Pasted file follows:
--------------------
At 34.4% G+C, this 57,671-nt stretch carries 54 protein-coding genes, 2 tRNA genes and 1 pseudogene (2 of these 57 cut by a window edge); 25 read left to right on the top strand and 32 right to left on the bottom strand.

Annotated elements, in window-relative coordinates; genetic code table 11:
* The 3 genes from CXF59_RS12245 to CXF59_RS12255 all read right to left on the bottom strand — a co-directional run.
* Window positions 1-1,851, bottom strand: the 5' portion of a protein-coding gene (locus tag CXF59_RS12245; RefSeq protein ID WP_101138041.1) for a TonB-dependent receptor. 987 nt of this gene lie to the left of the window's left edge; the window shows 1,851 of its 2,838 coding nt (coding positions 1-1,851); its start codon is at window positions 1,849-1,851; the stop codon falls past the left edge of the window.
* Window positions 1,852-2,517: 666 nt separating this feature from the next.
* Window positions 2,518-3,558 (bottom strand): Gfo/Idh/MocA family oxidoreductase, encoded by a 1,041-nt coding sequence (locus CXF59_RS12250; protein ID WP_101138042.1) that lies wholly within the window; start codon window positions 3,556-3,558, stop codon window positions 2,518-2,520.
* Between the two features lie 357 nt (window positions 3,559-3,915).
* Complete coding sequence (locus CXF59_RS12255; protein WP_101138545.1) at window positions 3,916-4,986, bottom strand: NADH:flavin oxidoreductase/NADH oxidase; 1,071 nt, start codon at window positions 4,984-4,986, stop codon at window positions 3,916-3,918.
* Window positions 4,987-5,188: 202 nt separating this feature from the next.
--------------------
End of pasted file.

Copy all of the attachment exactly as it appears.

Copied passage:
At 34.4% G+C, this 57,671-nt stretch carries 54 protein-coding genes, 2 tRNA genes and 1 pseudogene (2 of these 57 cut by a window edge); 25 read left to right on the top strand and 32 right to left on the bottom strand.

Annotated elements, in window-relative coordinates; genetic code table 11:
* The 3 genes from CXF59_RS12245 to CXF59_RS12255 all read right to left on the bottom strand — a co-directional run.
* Window positions 1-1,851, bottom strand: the 5' portion of a protein-coding gene (locus tag CXF59_RS12245; RefSeq protein ID WP_101138041.1) for a TonB-dependent receptor. 987 nt of this gene lie to the left of the window's left edge; the window shows 1,851 of its 2,838 coding nt (coding positions 1-1,851); its start codon is at window positions 1,849-1,851; the stop codon falls past the left edge of the window.
* Window positions 1,852-2,517: 666 nt separating this feature from the next.
* Window positions 2,518-3,558 (bottom strand): Gfo/Idh/MocA family oxidoreductase, encoded by a 1,041-nt coding sequence (locus CXF59_RS12250; protein ID WP_101138042.1) that lies wholly within the window; start codon window positions 3,556-3,558, stop codon window positions 2,518-2,520.
* Between the two features lie 357 nt (window positions 3,559-3,915).
* Complete coding sequence (locus CXF59_RS12255; protein WP_101138545.1) at window positions 3,916-4,986, bottom strand: NADH:flavin oxidoreductase/NADH oxidase; 1,071 nt, start codon at window positions 4,984-4,986, stop codon at window positions 3,916-3,918.
* Window positions 4,987-5,188: 202 nt separating this feature from the next.